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From immune to olfactory expression: neofunctionalization of formyl peptide receptors

Published inCell and tissue research, vol. 383, no. 1, p. 387-393
Publication date2021-01-16
First online date2021-01-16
Abstract

Variations in gene expression patterns represent a powerful source of evolutionary innovation. In a rodent living about 70 million years ago, a genomic accident led an immune formyl peptide receptor (FPR) gene to hijack a vomeronasal receptor regulatory sequence. This gene shuffling event forced an immune pathogen sensor to transition into an olfactory chemoreceptor, which thus moved from sensing the internal world to probing the outside world. We here discuss the evolution of the FPR gene family, the events that led to their neofunctionalization in the vomeronasal organ and the functions of immune and vomeronasal FPRs.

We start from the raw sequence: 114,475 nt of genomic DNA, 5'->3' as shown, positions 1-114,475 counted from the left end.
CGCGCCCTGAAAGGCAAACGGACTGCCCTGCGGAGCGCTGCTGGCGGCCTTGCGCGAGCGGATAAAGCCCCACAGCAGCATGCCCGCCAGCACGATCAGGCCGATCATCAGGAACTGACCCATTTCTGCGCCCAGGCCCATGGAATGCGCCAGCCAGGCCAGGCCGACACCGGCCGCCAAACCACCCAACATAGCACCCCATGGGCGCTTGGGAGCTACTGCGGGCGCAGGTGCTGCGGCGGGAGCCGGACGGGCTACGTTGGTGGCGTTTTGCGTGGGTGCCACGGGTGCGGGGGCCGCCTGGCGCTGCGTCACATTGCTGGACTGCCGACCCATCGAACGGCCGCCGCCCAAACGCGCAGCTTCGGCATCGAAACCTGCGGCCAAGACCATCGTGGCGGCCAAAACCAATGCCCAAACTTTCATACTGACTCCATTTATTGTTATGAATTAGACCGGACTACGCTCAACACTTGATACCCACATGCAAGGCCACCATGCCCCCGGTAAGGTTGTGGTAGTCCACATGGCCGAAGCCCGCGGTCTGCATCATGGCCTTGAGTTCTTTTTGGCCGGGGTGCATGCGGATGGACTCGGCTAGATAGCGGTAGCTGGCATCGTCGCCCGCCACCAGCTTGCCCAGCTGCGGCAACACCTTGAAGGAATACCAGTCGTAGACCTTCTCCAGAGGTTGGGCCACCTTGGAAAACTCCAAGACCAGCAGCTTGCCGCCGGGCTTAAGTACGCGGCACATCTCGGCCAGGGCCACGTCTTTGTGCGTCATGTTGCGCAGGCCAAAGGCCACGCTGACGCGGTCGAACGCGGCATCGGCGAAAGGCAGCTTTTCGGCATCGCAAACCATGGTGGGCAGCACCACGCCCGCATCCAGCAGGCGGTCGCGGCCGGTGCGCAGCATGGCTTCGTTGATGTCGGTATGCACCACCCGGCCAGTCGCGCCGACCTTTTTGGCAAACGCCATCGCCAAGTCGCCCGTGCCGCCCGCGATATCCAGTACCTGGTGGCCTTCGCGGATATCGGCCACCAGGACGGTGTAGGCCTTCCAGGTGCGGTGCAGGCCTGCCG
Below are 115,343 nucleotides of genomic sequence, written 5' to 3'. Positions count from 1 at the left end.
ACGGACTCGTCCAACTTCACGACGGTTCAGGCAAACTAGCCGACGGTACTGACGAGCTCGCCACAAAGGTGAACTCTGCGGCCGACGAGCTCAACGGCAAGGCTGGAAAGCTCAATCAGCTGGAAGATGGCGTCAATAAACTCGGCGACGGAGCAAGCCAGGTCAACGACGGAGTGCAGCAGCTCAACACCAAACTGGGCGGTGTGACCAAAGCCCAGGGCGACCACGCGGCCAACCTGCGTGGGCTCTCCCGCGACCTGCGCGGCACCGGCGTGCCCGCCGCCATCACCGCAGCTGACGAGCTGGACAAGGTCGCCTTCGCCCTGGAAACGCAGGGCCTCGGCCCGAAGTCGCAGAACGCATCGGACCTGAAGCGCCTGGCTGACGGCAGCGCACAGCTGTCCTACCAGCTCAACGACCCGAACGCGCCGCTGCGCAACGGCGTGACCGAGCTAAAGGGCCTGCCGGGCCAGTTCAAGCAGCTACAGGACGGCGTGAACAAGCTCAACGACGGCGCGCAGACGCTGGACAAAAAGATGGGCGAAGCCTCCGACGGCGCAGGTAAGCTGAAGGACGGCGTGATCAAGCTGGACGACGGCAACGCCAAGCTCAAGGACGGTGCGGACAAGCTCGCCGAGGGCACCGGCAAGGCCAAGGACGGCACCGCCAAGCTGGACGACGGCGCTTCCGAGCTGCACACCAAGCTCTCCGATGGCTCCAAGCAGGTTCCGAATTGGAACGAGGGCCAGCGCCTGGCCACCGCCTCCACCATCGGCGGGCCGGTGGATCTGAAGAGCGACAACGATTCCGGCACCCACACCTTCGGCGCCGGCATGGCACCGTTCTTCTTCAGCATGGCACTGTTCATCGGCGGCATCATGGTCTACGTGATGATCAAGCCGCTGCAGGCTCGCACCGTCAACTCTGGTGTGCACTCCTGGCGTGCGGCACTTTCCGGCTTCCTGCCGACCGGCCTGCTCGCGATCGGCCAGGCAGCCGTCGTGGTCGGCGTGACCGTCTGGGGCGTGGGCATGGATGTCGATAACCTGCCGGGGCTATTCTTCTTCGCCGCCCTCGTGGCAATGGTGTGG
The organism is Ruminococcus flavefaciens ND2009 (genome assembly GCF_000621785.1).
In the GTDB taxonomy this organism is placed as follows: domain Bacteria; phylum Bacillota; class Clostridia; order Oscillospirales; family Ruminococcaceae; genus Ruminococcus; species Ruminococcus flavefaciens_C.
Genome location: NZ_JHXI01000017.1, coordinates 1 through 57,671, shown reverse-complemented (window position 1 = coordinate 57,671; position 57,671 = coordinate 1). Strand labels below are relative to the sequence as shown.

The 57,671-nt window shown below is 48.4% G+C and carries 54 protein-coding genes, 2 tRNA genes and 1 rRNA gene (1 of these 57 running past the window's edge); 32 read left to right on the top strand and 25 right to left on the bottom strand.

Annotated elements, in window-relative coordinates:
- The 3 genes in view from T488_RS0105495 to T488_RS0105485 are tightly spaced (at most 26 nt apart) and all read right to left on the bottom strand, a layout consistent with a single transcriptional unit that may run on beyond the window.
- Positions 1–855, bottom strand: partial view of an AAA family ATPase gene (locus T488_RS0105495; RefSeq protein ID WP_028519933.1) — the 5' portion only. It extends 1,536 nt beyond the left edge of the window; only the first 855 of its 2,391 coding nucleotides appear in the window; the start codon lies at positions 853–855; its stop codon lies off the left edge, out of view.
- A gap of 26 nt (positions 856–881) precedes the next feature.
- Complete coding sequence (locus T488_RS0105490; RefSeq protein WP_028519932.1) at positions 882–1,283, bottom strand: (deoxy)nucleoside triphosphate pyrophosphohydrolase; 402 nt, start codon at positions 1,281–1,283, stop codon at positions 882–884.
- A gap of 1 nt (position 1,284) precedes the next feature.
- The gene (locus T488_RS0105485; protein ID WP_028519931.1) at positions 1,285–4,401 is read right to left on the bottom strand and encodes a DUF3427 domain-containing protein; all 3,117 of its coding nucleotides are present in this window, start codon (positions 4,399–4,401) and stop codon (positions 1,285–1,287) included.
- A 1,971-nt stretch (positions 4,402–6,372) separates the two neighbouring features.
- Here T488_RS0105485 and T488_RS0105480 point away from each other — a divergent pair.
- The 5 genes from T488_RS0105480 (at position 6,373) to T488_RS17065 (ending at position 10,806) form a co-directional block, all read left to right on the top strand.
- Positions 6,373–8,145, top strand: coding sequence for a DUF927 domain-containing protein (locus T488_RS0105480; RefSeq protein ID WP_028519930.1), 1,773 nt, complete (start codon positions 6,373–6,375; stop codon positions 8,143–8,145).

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Citation (ISO format)
KUBY, Madlaina, CARLETON, Alan, RODRIGUEZ, Ivan. From immune to olfactory expression: neofunctionalization of formyl peptide receptors. In: Cell and tissue research, 2021, vol. 383, n° 1, p. 387–393. doi: 10.1007/s00441-020-03393-5
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ISSN of the journal0302-766X
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